The Yellowjackets made a splash with their first record, an accessible mixture of jazz, rock, and funk bearing the unmistakable mark of the L.A. session scene that spawned them. In fact, the Yellowjackets had their roots in the sessions for Robben Ford's 1979 album The Inside Story. Russell Ferrante, Jimmy Haslip, and Ricky Lawson all appeared on that album and reenlisted Ford's help for their own debut, with the guitarist's fluid soloing often taking the lead role. As fun an album as it is -- and there are times when the melodies rise to a joyful exuberance that recalls Weather Report's "Birdland" -- Yellowjackets isn't a true fusion record. Ricky Lawson provides rock beats to the material, Haslip's bass work is as funky as it is jazzy, and the arrangements tend to stick with the same groove (as ingratiating as they may be) rather than explore the musical themes like an esoteric jazz band might. The opening "Matinee Idol" is as much the Jackson 5 (one of Lawson's previous gigs) as fusion, "Rush Hour" is jazzy in a Steely Dan sense, while "Sittin' in It" actually borrows from the old funk classic "For the Love of Money." There are some nice, chunky grooves that give the album a sense of substance ("The Hornet," "Imperial Strut"), a wistful track in "It's Almost Gone," and a neat melody tucked into "Priscilla," all of which contribute to the album's charm. But compared to their GRP recordings, the Yellowjackets' debut does seem a little one-dimensional. If you enjoy the smooth, guitar-led jazz from this period (e.g., Earl Klugh, Lee Ritenour), Yellowjackets is worth checking out, both for the upbeat melodies and Ford's seemingly effortless solos.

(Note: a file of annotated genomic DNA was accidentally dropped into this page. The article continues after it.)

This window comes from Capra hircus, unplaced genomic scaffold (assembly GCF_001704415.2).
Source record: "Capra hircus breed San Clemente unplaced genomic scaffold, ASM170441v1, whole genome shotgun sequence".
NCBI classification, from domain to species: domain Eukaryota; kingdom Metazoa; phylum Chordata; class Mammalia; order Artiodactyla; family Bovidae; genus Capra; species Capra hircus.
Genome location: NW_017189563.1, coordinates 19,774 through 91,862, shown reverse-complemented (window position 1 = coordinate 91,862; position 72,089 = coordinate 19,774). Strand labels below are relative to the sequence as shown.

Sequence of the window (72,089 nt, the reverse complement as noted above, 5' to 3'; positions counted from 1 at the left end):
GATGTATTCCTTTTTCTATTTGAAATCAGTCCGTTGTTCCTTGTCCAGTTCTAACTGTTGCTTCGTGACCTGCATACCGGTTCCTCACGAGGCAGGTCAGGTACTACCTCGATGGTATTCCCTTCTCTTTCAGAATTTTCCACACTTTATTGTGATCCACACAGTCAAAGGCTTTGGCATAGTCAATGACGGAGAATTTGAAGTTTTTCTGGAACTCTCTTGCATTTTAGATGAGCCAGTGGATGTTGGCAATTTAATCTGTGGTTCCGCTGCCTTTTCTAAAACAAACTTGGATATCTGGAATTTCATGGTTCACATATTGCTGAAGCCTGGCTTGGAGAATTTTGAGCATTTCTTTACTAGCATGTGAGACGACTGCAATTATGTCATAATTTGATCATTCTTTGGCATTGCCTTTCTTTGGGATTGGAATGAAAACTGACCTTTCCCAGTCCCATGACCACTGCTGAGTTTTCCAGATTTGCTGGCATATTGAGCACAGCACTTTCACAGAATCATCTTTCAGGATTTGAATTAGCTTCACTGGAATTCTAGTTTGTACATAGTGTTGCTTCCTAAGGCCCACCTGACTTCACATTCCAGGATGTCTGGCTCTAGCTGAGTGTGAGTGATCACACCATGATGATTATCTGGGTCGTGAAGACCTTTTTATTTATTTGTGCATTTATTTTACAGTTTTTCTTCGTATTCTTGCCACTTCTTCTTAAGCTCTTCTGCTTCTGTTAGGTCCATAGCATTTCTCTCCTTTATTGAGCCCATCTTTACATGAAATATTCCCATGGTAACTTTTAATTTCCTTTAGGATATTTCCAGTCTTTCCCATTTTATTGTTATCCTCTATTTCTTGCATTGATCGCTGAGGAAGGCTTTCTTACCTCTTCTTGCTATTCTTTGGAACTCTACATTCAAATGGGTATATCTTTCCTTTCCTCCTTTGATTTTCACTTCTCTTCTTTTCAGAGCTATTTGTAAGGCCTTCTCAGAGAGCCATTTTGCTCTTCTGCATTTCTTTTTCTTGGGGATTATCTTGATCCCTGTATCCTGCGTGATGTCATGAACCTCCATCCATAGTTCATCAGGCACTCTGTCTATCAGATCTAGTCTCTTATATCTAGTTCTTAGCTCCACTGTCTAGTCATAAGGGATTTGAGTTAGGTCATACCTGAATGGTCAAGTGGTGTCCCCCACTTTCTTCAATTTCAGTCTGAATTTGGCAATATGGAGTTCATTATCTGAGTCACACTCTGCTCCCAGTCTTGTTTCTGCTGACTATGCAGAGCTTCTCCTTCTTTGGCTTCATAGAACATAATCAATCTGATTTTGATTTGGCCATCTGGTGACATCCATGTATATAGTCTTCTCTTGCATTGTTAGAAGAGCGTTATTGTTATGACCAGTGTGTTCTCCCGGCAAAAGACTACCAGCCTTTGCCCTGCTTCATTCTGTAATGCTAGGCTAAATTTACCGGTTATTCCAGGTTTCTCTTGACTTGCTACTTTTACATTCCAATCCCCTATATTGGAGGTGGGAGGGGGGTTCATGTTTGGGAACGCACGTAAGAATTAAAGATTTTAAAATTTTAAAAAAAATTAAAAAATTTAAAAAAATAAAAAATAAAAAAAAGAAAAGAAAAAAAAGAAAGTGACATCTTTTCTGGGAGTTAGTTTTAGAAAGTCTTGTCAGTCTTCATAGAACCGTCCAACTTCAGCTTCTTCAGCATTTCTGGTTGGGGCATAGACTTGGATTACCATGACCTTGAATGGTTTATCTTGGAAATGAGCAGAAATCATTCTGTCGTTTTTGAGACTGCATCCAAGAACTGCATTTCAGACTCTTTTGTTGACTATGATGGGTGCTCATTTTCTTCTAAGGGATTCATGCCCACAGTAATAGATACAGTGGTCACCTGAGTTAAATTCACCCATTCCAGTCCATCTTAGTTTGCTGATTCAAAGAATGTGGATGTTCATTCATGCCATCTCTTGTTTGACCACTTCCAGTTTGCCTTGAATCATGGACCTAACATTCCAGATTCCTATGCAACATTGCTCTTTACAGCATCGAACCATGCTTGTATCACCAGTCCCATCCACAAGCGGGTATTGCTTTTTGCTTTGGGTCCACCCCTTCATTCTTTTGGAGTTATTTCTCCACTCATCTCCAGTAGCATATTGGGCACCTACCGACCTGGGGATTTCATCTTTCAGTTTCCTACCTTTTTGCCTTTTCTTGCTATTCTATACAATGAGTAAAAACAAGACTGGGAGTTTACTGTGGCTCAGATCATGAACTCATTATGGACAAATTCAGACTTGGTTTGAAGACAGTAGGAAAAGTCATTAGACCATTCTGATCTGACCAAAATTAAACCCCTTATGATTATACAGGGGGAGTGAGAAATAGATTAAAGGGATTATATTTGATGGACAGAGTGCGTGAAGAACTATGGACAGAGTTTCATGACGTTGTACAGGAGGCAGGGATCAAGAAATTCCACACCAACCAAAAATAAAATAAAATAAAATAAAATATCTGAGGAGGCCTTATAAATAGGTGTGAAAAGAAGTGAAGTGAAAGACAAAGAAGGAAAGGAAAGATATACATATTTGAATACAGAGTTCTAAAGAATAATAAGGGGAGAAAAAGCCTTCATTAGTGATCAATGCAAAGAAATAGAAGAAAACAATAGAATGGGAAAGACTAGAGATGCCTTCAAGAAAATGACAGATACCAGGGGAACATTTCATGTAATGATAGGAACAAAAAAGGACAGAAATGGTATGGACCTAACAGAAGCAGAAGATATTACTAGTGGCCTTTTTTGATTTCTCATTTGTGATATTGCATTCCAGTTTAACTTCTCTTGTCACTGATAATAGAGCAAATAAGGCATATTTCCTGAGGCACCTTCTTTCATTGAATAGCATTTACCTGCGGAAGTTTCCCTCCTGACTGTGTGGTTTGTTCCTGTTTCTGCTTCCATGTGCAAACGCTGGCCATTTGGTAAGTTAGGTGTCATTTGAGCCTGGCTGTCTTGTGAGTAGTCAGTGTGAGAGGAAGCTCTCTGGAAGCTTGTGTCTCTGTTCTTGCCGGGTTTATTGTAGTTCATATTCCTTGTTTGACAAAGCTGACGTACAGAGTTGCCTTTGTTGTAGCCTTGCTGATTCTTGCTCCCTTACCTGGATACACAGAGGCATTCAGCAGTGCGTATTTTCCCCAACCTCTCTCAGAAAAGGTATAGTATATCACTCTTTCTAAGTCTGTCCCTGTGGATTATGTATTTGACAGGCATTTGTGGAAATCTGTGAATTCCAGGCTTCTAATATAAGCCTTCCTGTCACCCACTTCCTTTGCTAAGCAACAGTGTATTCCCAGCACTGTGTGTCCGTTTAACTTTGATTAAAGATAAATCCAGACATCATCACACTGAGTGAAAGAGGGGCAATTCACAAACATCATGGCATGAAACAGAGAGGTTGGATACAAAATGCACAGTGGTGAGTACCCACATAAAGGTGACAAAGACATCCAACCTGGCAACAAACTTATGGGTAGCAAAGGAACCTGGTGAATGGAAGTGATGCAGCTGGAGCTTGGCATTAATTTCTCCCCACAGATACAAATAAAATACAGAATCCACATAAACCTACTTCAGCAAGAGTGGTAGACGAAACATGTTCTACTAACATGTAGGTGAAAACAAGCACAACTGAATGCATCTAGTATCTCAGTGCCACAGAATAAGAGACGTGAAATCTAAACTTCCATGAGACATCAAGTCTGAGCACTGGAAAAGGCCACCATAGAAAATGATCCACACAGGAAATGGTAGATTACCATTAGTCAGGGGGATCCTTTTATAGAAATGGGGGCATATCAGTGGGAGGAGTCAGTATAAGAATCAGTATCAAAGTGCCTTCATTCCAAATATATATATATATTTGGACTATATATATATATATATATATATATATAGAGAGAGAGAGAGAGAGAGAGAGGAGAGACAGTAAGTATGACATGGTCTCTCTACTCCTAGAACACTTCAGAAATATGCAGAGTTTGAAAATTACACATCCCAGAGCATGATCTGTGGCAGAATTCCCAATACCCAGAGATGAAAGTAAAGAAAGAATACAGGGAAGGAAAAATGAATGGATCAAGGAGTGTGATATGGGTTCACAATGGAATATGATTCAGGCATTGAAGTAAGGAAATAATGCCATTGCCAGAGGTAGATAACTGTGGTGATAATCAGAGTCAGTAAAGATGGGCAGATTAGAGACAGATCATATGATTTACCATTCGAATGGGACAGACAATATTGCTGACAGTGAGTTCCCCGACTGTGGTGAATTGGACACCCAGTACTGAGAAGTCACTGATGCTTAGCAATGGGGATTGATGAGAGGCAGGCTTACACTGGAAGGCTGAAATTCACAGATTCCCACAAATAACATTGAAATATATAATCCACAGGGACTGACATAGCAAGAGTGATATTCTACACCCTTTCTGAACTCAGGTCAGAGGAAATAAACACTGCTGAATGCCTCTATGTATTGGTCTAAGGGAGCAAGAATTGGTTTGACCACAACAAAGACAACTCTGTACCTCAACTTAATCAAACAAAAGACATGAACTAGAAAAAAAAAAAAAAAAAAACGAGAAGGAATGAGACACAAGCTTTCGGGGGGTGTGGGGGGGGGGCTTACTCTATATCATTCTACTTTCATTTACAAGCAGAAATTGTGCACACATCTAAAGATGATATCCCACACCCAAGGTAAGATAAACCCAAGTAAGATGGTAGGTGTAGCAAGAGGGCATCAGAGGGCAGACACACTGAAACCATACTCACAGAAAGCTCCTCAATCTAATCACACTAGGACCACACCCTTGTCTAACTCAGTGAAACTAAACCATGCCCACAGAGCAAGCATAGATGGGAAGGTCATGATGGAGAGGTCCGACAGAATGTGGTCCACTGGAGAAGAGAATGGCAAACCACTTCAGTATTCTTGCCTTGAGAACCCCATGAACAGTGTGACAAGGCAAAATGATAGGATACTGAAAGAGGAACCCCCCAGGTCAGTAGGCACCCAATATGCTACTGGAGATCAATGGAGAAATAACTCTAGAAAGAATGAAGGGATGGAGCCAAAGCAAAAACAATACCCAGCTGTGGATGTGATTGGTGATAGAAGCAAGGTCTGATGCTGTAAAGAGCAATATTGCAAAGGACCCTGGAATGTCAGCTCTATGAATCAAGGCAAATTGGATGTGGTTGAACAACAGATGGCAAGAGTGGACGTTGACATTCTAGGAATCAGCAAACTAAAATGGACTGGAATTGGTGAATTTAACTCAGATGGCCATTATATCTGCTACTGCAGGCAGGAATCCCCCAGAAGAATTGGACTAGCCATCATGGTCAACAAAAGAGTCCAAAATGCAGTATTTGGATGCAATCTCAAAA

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AllMusic Review by Dave Connolly